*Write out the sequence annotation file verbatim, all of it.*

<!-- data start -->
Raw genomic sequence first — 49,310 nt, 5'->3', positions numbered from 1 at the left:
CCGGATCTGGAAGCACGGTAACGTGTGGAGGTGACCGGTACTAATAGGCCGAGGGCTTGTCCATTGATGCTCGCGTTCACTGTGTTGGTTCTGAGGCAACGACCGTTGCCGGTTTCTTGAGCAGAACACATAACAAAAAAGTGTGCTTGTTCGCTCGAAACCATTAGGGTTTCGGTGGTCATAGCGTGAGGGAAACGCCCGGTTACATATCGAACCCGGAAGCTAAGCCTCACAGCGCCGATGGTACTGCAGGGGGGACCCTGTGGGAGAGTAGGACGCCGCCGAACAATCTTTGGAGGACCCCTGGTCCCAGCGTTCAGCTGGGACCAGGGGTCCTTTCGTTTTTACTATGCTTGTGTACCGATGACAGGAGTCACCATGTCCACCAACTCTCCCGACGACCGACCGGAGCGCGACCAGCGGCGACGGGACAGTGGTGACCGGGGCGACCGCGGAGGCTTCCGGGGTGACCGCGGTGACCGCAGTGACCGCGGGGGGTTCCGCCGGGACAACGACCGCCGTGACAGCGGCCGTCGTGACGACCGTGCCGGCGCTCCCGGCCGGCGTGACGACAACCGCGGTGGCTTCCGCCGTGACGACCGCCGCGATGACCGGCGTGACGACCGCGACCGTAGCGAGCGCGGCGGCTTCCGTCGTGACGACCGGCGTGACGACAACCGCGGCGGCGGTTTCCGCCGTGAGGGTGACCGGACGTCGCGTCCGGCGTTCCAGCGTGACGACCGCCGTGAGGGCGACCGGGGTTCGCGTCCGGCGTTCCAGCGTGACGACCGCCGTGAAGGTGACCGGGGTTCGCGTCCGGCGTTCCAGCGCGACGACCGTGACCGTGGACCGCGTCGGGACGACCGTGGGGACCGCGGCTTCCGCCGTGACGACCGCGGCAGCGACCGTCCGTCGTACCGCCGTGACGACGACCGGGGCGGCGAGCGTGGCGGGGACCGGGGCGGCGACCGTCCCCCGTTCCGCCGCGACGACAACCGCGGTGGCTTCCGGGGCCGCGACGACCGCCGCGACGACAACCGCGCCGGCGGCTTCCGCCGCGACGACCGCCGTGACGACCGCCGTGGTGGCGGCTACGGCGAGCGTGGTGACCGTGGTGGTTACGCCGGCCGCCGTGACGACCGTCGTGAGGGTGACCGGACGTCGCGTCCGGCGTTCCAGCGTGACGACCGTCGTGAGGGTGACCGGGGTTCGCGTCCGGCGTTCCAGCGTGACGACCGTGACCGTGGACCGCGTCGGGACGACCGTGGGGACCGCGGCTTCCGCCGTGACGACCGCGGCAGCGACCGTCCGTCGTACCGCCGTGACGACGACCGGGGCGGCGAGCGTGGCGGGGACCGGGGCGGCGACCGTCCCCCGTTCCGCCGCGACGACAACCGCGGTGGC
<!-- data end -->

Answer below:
Raw genomic sequence first — 49,310 nt, 5'->3', positions numbered from 1 at the left:
CCGGATCTGGAAGCACGGTAACGTGTGGAGGTGACCGGTACTAATAGGCCGAGGGCTTGTCCATTGATGCTCGCGTTCACTGTGTTGGTTCTGAGGCAACGACCGTTGCCGGTTTCTTGAGCAGAACACATAACAAAAAAGTGTGCTTGTTCGCTCGAAACCATTAGGGTTTCGGTGGTCATAGCGTGAGGGAAACGCCCGGTTACATATCGAACCCGGAAGCTAAGCCTCACAGCGCCGATGGTACTGCAGGGGGGACCCTGTGGGAGAGTAGGACGCCGCCGAACAATCTTTGGAGGACCCCTGGTCCCAGCGTTCAGCTGGGACCAGGGGTCCTTTCGTTTTTACTATGCTTGTGTACCGATGACAGGAGTCACCATGTCCACCAACTCTCCCGACGACCGACCGGAGCGCGACCAGCGGCGACGGGACAGTGGTGACCGGGGCGACCGCGGAGGCTTCCGGGGTGACCGCGGTGACCGCAGTGACCGCGGGGGGTTCCGCCGGGACAACGACCGCCGTGACAGCGGCCGTCGTGACGACCGTGCCGGCGCTCCCGGCCGGCGTGACGACAACCGCGGTGGCTTCCGCCGTGACGACCGCCGCGATGACCGGCGTGACGACCGCGACCGTAGCGAGCGCGGCGGCTTCCGTCGTGACGACCGGCGTGACGACAACCGCGGCGGCGGTTTCCGCCGTGAGGGTGACCGGACGTCGCGTCCGGCGTTCCAGCGTGACGACCGCCGTGAGGGCGACCGGGGTTCGCGTCCGGCGTTCCAGCGTGACGACCGCCGTGAAGGTGACCGGGGTTCGCGTCCGGCGTTCCAGCGCGACGACCGTGACCGTGGACCGCGTCGGGACGACCGTGGGGACCGCGGCTTCCGCCGTGACGACCGCGGCAGCGACCGTCCGTCGTACCGCCGTGACGACGACCGGGGCGGCGAGCGTGGCGGGGACCGGGGCGGCGACCGTCCCCCGTTCCGCCGCGACGACAACCGCGGTGGCTTCCGGGGCCGCGACGACCGCCGCGACGACAACCGCGCCGGCGGCTTCCGCCGCGACGACCGCCGTGACGACCGCCGTGGTGGCGGCTACGGCGAGCGTGGTGACCGTGGTGGTTACGCCGGCCGCCGTGACGACCGTCGTGAGGGTGACCGGACGTCGCGTCCGGCGTTCCAGCGTGACGACCGTCGTGAGGGTGACCGGGGTTCGCGTCCGGCGTTCCAGCGTGACGACCGTGACCGTGGACCGCGTCGGGACGACCGTGGGGACCGCGGCTTCCGCCGTGACGACCGCGGCAGCGACCGTCCGTCGTACCGCCGTGACGACGACCGGGGCGGCGAGCGTGGCGGGGACCGGGGCGGCGACCGTCCCCCGTTCCGCCGCGACGACAACCGCGGTGGC